Week 14; September 8, 2016

What's in the box? 

Salad mix
butterhead lettuce
vitamin green
broccoli
carrots
bok choy
napa cabbage
cucumber
radishes
sweet red peppers
garlic
sweet onion
cilantro
heirloom tomato (large and medium)

Notes on the box. 

Greens are back!  It was a very rainy and muddy harvest, so be sure to give everything an extra rinse/ wash to get rid of any lingering dirt. 
Cilantro was a little late to the party, so maybe if you still have some tomatoes you can add it to a salsa.  If not, try the asian slaw recipe below or add to tacos or fajitas made with the lovely red peppers and onion. 
Greens should all be stored in plastic bags in your fridge.  Remove tops from radishes before storing. 

Cosmic Wheel Creamery Cheese Share. 

This week is plain quark and Antares, our cows milk manchego, aged 4 months.  Made back in May when the grass was just really getting going!  It's a good melter or good for snacking.  I like the quark on a fancy little sandwich with cucumbers or radishes.  It's also nice to mix in your favorite herbs and dollop onto salmon on scrambled eggs at the end of cooking. 

Recipes.

Harissa Red Pepper Carrot Soup

Thai Quinoa Salad (you can substitute napa for red cabbage in this recipe)

Sesame Choy Sum

Bok Choy Fried Rice

Peanut Slaw

Make room in the fridge by making this kimchi! 
1 large Napa cabbage, cored and chopped into (roughly) 2 inch pieces
2-3 Tablespoons unrefined salt
some radishes, carrots, and turnips, thinly sliced
minced garlic (we like at least 2 cloves)
knob of ginger, peeled then minced or grated
1 teaspoon fish sauce (optional)
1 teaspoon crushed red chili pepper (optional or add more to taste)

Take a leaf off of the outside of the cabbage and set it aside.  Place cabbage pieces in a large bowl, sprinkle salt on the leaves, then toss to distribute well. Allow to rest 30 minutes as the salt pulls moisture from the cabbage.  Using clean hands or a wooden pounder, gently mash the cabbage leaves to further release juices.  Add in the remaining ingredients and combine well. Transfer the kimchi mixture to a sterilized quart-sized wide-mouth jar, pressing down with a wooden pounder or your hand.  Pack the jar so that more brine juices are released. Your goal is to fill the jar just up to 1-inch below the lip, allowing space for expansion.  Cut or fold the reserved outer leaf to fit on top of the mixture and press it down so that the brine is above the leaf.  If your cabbage did not exude very much moisture, you may need to add a little filtered water to the finished product so that the brine is above the kimchi ingredients.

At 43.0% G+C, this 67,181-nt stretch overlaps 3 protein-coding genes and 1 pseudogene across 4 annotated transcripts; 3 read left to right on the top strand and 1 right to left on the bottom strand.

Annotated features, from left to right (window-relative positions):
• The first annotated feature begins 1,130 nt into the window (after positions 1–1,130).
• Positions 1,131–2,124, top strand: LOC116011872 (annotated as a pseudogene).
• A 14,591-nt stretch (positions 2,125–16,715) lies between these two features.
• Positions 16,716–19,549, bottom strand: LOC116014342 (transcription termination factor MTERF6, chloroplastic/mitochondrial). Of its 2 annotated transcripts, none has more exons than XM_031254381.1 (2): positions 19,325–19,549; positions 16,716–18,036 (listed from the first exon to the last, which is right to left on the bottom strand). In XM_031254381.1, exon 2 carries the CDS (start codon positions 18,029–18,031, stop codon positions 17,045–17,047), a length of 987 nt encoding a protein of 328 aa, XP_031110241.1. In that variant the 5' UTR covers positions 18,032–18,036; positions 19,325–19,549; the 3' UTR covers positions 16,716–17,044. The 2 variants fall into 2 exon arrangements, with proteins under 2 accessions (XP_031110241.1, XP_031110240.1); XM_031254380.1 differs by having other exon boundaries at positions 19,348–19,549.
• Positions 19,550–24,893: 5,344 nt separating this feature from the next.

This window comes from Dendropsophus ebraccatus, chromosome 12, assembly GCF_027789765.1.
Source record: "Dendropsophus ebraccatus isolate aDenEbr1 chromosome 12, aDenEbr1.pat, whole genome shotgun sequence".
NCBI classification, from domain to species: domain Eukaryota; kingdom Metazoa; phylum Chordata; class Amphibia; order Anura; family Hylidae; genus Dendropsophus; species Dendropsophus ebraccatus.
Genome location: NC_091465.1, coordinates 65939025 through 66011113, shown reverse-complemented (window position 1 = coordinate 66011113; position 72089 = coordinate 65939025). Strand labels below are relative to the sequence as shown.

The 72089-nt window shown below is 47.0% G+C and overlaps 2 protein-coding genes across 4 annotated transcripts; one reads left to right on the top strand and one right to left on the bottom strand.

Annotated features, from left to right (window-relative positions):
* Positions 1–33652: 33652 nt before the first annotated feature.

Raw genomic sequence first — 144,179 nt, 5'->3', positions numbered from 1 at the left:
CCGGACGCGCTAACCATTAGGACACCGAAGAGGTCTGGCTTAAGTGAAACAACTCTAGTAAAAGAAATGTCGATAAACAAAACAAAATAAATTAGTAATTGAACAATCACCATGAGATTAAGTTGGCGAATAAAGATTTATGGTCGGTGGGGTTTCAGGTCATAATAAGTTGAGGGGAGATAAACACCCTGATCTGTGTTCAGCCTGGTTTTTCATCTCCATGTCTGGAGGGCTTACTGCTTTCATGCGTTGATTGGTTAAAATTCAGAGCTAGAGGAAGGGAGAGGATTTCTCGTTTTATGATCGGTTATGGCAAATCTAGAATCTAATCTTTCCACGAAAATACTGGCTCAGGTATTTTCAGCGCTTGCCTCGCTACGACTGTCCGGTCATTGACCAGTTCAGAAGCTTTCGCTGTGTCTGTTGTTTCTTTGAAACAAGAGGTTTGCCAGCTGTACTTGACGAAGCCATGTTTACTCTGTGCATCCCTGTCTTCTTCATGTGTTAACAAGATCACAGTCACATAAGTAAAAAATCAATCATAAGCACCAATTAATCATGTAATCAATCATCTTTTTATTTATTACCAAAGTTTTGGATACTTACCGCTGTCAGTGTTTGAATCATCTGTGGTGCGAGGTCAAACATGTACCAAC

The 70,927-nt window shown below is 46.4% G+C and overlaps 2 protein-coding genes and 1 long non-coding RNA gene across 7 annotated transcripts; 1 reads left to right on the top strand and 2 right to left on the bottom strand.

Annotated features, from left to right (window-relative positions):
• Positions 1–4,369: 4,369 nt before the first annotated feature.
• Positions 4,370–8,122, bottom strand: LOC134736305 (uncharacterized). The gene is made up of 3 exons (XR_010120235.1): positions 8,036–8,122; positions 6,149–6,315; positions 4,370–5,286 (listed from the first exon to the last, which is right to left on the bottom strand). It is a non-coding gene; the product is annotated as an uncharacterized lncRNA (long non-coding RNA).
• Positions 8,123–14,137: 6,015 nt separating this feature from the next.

Loosely cap the jar and place out of direct light in a dish to capture liquid that may bubble out of the jar as it ferments.  Allow to ferment for 3 to 21 days (warmer temperatures make fermentation happen more quickly.  The longer the kinchi ferments, the more pungent it will become). Add/remove brine if the level is not maintained at 1-inch below the lip of the jar. You should see occasional tiny bubbles rising along the inner sides of the jar as the veggies begin to ferment.  After 3 to 21 days, move the kimchi to the fridge. Serve with beef, chicken, pork, eggs, as a condiment with rice.  

The ideal household temperature for vegetable lacto-fermentation is 72 degrees. Fermenting may occur more slowly at cooler temperatures and more quickly at warmer temperatures
Enough salt in the ferment should keep mold from growing on your kimchi.  Lacto-fermenting is considered to be a very safe technique for preserving foods but, when in doubt, throw it out. 

 

On the Farm.

We didn't get greenbeans in the box this week.  :(  They hadn't *quite* sized up enough and we were a little short handed this week and the rainy muddy weather makes for a slowed harvest time overall.  Next week is looking promising, though. 

As mentioned in last weeks blog, the harvest party will be Sunday September 25th!  Mark your calendar!